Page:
(The following is an adapted transcript from the Your Daily Bible Verse podcast, which aired on November 3rd, 2021.)
Jesus didn’t say our would wouldn’t hurt. He didn’t promise to shield us from disappointment and struggle, but He did assure us He’d give us the strength to remain standing, to keep stepping, and ultimately, to overcome.
“I have told you these things,” He said, in John 16:33, indicating everything He discussed in the chapters prior, “so that in me you may have peace. In this world you will have trouble. But take heart! I have overcome the world.”
Some translations say, “In this world you will have tribulation,” which would make us think of external problems like storms, wars, persecution, and sickness. Jesus certainly told us to expect all of those things. The word He used in this instance, however, pointed to the internal pressure one experiences outward hardships leave them feeling trapped without options or means of escape.
It’s like He was saying, “My dear friends whom I love, life is going to become hard, and you will be afraid.”
This reminds me of His earlier statement in John 14:1 and 27 when He told the disciples not to let their hearts be troubled, adding, the second time, “and do not be afraid.”
When we read those words, we might feel a surge of guilt or self-condemnation, assuming Christ becomes upset we feel afraid. But I view His statements as gentle encouragement; an invitation to seek Him and His strength.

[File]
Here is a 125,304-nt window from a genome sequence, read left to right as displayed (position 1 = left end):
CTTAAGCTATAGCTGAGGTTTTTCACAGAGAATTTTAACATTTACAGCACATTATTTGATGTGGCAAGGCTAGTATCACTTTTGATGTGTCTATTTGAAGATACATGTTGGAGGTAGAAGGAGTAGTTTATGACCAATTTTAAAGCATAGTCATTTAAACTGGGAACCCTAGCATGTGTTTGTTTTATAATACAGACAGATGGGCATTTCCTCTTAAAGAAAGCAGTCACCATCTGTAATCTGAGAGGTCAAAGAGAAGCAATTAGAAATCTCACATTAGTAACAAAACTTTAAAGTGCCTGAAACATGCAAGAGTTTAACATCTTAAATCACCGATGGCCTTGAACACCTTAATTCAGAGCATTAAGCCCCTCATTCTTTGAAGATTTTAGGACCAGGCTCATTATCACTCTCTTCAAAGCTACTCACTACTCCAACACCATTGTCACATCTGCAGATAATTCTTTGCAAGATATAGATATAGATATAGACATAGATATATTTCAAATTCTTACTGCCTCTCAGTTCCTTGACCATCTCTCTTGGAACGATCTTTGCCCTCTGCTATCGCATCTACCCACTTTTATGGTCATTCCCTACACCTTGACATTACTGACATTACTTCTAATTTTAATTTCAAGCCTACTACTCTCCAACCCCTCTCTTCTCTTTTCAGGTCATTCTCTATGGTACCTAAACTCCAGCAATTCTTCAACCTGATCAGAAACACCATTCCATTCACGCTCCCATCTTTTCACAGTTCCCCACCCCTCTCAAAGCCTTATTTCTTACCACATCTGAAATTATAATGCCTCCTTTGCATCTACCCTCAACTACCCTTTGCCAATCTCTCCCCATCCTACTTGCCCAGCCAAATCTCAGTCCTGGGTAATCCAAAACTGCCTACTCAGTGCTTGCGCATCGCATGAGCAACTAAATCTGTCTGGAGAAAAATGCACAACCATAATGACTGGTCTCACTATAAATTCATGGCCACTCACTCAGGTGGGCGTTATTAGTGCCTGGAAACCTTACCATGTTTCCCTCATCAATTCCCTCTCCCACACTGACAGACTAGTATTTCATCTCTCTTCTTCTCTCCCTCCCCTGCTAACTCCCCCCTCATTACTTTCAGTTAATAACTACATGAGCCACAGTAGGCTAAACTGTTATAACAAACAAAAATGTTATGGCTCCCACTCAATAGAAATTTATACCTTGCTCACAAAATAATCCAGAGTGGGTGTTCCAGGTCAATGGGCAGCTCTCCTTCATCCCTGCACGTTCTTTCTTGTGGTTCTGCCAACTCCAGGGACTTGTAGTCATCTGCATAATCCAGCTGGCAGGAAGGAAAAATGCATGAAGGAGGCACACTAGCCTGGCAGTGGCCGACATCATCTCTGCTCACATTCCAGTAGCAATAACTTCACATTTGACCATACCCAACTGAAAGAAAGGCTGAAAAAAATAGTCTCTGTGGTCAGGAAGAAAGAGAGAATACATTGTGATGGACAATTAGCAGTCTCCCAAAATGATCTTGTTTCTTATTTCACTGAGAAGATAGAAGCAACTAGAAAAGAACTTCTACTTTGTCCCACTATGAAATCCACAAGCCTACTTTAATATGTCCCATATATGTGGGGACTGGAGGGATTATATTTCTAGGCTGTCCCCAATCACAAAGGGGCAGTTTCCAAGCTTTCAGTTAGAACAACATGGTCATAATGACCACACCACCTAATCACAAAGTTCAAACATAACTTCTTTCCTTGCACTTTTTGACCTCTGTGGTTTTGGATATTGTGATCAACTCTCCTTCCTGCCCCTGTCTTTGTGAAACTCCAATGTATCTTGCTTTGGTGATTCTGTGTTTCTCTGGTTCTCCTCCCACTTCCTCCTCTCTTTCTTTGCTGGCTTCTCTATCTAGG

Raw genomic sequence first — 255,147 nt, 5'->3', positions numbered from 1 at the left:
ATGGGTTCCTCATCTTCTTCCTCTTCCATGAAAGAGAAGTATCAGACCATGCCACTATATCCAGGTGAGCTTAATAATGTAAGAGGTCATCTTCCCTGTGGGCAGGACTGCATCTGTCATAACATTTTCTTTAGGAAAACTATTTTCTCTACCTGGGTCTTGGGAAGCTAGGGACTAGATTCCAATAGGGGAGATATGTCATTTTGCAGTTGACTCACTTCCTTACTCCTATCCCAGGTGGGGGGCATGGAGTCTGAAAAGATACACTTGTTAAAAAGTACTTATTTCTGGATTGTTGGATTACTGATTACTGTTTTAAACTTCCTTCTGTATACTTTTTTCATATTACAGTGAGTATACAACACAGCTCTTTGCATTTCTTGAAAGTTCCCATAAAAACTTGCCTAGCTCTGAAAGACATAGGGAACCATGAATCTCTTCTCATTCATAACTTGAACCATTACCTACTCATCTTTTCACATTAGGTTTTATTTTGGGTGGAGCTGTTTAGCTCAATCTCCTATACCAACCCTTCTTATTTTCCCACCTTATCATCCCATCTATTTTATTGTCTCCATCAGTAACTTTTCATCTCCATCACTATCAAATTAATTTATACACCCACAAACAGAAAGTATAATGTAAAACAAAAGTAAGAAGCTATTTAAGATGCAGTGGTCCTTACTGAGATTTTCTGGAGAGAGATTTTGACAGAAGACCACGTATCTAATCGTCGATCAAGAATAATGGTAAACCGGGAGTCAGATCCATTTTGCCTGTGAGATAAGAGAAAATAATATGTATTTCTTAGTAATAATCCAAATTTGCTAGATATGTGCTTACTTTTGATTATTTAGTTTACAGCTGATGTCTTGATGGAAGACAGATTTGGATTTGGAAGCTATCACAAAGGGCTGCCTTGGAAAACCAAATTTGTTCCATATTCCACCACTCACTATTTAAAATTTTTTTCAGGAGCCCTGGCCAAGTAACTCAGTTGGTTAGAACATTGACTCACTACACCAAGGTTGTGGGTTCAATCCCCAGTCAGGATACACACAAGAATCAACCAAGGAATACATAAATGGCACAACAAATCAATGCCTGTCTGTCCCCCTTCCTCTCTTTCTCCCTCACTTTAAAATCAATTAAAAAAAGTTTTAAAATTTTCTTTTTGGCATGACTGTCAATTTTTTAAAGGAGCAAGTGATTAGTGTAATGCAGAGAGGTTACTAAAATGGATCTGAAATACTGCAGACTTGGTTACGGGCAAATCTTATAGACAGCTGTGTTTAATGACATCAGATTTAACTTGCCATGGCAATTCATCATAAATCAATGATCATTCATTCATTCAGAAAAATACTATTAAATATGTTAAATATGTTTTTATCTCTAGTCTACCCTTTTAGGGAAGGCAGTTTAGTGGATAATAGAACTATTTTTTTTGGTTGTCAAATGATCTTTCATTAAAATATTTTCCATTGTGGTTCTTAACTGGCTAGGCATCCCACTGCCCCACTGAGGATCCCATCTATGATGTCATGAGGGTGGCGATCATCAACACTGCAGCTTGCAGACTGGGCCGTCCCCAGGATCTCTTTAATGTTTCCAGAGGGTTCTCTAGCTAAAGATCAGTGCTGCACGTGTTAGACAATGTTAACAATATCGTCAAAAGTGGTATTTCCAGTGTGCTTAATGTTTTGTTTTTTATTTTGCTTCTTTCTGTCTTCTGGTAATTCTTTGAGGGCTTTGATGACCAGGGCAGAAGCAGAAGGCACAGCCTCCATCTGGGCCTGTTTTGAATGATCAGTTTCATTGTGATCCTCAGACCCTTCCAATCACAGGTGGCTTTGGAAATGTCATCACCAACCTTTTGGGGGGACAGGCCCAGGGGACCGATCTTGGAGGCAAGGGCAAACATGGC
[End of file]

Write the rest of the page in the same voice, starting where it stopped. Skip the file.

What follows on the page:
“Do not LET your hearts be troubled,” He said, as if He knew this was going to be a fight. Adding in verse 27, for emphasis, and do not be afraid.
“Take courage,” he urged, which, based on the original Greek, means to strengthen oneself from within, or better yet, to allow God to strengthen us.
That is how we battle our fears. By believing in, trust in and rely on, Christ. As we intentionally reflect on who He is, what He’s done, and all He’s promised and evaluate our fears in light of all we know is true, our faith grows.
And so He invites us to believe, in an ever deepening way, in Him.
Because He overcame the world.
Notice, He didn’t say, because “I might overcome” or even “I’m going to overcome” but rather, “I’ve already overcome.” He let His disciples know, before the resurrection, that the victory was already won. He had already overcome. His disciples, His beloved friends who belonged to Him, had already overcome as well. And just as surely as their victory had been already been won, in Christ, ours has also.
As 18th century Bible scholar John Ellicott wrote, “The enemies they fear, the world in which they have tribulation, are already captives following in the Conqueror’s train. They themselves have pledges of victory in and through His victory.”
Life will feel hard at times. Frightening. Jesus didn’t deny that, nor did He condemn His disciples for the emotional struggle they’d soon experience. As He was speaking to them, laying out all that would soon happen, not once did He chastise them for their sorrow and fear. Instead, He acknowledged it, validated it, but then He spoke His truth, peace, and love into them.
He invited them let their fears drive them deeper in their relationship with Him. That was how they’d “take heart” or have courage, as some translations phrase it.
And in this, we see His tender heart to comfort and encourage us. To love us, because He knows it’s His love, not His anger or judgment, that has the power to cast out all fear.
What is one truth regarding Christ-His character, power, or promises-you can focus on the next time you feel afraid?
Speaking of enduring hard circumstances, make sure to listen to the latest Faith Over Fear podcast episode to hear how God helped Wholly Loved’s Kelly Campbell hold tight to hope when she began slipping into despair.